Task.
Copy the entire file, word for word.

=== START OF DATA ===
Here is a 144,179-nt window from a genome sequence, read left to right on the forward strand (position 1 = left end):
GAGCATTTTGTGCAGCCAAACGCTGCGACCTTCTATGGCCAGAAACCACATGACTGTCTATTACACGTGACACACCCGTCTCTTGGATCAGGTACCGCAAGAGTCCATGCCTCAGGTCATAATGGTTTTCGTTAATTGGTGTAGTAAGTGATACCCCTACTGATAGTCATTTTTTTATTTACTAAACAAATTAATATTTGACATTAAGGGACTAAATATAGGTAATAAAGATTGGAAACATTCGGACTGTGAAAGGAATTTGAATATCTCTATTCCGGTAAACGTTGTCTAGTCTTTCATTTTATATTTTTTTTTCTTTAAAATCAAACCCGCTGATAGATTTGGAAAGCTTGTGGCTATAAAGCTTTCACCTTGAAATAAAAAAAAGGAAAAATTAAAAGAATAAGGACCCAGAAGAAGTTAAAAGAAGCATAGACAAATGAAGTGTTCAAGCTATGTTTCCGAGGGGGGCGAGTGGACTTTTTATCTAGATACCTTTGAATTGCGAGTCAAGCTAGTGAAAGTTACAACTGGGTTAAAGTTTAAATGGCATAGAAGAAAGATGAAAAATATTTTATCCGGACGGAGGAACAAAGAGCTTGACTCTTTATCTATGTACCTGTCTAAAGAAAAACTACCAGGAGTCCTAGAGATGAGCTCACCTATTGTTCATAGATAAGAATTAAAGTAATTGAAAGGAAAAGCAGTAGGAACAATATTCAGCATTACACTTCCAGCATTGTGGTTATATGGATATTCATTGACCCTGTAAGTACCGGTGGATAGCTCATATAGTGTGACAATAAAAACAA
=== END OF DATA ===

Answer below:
Here is a 144,179-nt window from a genome sequence, read left to right on the forward strand (position 1 = left end):
GAGCATTTTGTGCAGCCAAACGCTGCGACCTTCTATGGCCAGAAACCACATGACTGTCTATTACACGTGACACACCCGTCTCTTGGATCAGGTACCGCAAGAGTCCATGCCTCAGGTCATAATGGTTTTCGTTAATTGGTGTAGTAAGTGATACCCCTACTGATAGTCATTTTTTTATTTACTAAACAAATTAATATTTGACATTAAGGGACTAAATATAGGTAATAAAGATTGGAAACATTCGGACTGTGAAAGGAATTTGAATATCTCTATTCCGGTAAACGTTGTCTAGTCTTTCATTTTATATTTTTTTTTCTTTAAAATCAAACCCGCTGATAGATTTGGAAAGCTTGTGGCTATAAAGCTTTCACCTTGAAATAAAAAAAAGGAAAAATTAAAAGAATAAGGACCCAGAAGAAGTTAAAAGAAGCATAGACAAATGAAGTGTTCAAGCTATGTTTCCGAGGGGGGCGAGTGGACTTTTTATCTAGATACCTTTGAATTGCGAGTCAAGCTAGTGAAAGTTACAACTGGGTTAAAGTTTAAATGGCATAGAAGAAAGATGAAAAATATTTTATCCGGACGGAGGAACAAAGAGCTTGACTCTTTATCTATGTACCTGTCTAAAGAAAAACTACCAGGAGTCCTAGAGATGAGCTCACCTATTGTTCATAGATAAGAATTAAAGTAATTGAAAGGAAAAGCAGTAGGAACAATATTCAGCATTACACTTCCAGCATTGTGGTTATATGGATATTCATTGACCCTGTAAGTACCGGTGGATAGCTCATATAGTGTGACAATAAAAACAA